3. Although the title “Spiritual Naturalism” does not include any reference to the third domain, that of imagination and feeling, I think it is equally important. One of the challenges for spiritual naturalism is to find new ways of integrating this domain into its practices and beliefs.

 

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6 thoughts on “NOMA?”

  1. A good topic that SNS should certainly be exploring. Richard Dawkins objected to the division into two domains as he rightly pointed out that many religious and spiritual folk habitually make factual claims that belong to the scientific/theoretical/factual side and thereby stray across the boundary. I’m not sure re-drawing the boundary between fact and will helps much as people of action have to consider theoretical/factual issues if they want to achieve their ends. I find it is simpler to draw the boundary between art/feeling/imagination/creativity on the one side and science on the other. Religion and spirituality therefore are forms of imaginative art. They don’t tell us how the world IS but how it OUGHT to be.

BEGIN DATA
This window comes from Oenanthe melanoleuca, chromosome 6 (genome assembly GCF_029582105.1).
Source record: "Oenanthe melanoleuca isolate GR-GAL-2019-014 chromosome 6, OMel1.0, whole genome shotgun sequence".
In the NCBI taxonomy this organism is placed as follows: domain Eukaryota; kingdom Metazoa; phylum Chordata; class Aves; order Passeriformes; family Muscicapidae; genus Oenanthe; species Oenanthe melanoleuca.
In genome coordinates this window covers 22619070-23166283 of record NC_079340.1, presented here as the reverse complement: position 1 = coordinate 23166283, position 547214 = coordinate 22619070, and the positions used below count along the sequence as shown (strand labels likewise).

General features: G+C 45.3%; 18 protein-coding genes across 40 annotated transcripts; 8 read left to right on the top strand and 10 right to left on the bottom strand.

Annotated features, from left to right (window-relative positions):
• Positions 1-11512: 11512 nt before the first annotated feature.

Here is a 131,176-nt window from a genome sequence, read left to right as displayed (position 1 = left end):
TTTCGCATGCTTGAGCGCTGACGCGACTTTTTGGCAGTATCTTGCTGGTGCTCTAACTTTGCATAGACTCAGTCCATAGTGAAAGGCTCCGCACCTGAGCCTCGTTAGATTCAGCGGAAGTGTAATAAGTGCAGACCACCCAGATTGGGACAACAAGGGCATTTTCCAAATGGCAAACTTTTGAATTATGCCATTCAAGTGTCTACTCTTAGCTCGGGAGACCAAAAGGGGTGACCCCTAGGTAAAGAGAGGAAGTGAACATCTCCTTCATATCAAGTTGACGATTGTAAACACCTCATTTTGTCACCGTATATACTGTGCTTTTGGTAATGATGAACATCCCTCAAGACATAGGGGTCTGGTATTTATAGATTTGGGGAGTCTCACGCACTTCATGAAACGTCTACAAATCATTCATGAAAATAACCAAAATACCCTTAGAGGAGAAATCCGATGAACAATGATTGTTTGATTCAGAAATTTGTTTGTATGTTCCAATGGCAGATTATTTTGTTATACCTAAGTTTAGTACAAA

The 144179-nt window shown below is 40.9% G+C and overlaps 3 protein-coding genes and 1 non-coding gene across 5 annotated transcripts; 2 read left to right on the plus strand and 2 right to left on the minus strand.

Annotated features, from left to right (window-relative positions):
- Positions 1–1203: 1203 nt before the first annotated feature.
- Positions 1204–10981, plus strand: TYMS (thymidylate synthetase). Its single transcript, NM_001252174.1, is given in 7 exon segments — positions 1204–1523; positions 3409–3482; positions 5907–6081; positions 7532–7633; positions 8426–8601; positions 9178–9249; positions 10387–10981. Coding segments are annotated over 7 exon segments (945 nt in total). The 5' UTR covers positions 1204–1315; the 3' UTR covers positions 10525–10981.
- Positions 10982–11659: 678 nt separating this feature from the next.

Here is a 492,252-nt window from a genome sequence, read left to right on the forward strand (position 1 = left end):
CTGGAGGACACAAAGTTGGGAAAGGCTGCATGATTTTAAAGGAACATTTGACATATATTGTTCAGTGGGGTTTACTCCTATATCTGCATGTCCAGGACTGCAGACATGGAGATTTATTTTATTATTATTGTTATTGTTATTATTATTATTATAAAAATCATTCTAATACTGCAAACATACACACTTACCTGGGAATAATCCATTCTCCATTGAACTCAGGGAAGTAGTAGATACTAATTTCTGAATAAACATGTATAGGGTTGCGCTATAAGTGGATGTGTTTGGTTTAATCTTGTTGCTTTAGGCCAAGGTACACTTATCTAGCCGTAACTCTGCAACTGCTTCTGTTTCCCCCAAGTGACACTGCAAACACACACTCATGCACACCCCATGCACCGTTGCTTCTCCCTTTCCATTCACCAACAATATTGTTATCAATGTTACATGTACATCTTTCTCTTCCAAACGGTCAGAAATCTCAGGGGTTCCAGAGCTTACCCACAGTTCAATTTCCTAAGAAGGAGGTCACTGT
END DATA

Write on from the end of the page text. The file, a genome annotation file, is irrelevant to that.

Reply
    • I don’t agree that religion and spirituality are outcomes of the imagination. Spirituality as I practice it has nothing to do with the imagination. It is about getting to the reality of being, getting to what is most basic in all experience. While most religion is far more complex than that, I believe that such experience is what many people find in their religion.

      I think a division of human faculties among intellect, will, feeling and imagination is meaningful, though most of us live in some overlapping of all of them. Intentionality, which is the same as willfulness, is the primary faculty of my spirituality. Imagination and intellect work together in my creative efforts. My social life is largely based on feeling. I have no problem understanding what each of these terms mean.